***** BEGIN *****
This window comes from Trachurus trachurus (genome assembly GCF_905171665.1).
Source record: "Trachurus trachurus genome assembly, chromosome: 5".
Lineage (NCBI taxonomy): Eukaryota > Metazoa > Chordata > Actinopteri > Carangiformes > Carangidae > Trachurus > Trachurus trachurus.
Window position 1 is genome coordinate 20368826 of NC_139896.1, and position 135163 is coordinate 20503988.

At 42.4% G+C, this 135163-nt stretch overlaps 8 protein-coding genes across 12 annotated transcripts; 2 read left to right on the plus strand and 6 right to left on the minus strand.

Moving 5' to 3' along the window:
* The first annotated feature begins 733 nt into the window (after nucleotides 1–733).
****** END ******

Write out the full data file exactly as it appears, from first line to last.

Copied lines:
This window comes from Trachurus trachurus (genome assembly GCF_905171665.1).
Source record: "Trachurus trachurus genome assembly, chromosome: 5".
Lineage (NCBI taxonomy): Eukaryota > Metazoa > Chordata > Actinopteri > Carangiformes > Carangidae > Trachurus > Trachurus trachurus.
Window position 1 is genome coordinate 20368826 of NC_139896.1, and position 135163 is coordinate 20503988.

At 42.4% G+C, this 135163-nt stretch overlaps 8 protein-coding genes across 12 annotated transcripts; 2 read left to right on the plus strand and 6 right to left on the minus strand.

Moving 5' to 3' along the window:
* The first annotated feature begins 733 nt into the window (after nucleotides 1–733).